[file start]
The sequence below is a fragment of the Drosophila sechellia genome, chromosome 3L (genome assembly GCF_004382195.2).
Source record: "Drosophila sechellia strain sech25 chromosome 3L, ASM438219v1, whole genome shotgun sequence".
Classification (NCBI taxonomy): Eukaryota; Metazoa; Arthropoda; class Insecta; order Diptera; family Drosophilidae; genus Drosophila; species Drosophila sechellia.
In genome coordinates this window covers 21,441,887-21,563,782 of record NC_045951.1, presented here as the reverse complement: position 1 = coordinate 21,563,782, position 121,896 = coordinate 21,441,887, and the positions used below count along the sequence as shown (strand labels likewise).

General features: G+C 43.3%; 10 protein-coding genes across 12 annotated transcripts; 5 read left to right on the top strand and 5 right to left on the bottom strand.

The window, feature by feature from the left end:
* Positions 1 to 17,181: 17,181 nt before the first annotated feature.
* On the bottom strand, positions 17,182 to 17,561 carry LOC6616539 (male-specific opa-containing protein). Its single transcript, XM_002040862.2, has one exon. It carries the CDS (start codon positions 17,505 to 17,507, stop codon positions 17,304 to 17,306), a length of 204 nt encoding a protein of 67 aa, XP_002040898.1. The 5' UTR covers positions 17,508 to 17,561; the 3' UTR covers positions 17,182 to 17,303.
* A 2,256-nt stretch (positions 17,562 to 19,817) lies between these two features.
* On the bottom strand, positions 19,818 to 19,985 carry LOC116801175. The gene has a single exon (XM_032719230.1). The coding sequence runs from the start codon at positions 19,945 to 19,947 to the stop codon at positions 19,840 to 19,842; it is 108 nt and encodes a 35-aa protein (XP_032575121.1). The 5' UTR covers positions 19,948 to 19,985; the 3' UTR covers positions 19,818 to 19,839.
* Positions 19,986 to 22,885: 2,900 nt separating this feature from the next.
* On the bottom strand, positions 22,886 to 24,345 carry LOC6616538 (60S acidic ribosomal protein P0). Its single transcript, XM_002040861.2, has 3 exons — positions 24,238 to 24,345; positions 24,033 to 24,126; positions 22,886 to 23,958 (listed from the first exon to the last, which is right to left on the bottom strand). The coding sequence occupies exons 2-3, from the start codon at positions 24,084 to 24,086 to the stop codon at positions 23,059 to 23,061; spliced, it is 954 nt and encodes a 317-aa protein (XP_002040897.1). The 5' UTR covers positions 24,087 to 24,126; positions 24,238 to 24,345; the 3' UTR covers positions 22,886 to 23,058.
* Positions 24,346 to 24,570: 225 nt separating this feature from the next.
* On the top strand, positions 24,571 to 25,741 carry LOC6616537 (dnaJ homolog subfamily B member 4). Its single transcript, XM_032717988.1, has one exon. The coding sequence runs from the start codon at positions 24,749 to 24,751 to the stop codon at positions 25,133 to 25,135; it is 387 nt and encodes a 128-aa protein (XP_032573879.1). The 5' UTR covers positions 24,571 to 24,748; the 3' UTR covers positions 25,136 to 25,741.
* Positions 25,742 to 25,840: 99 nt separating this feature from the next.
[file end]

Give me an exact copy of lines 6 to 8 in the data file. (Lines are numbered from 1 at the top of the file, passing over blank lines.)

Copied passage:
The window, feature by feature from the left end:
* Positions 1 to 17,181: 17,181 nt before the first annotated feature.
* On the bottom strand, positions 17,182 to 17,561 carry LOC6616539 (male-specific opa-containing protein). Its single transcript, XM_002040862.2, has one exon. It carries the CDS (start codon positions 17,505 to 17,507, stop codon positions 17,304 to 17,306), a length of 204 nt encoding a protein of 67 aa, XP_002040898.1. The 5' UTR covers positions 17,508 to 17,561; the 3' UTR covers positions 17,182 to 17,303.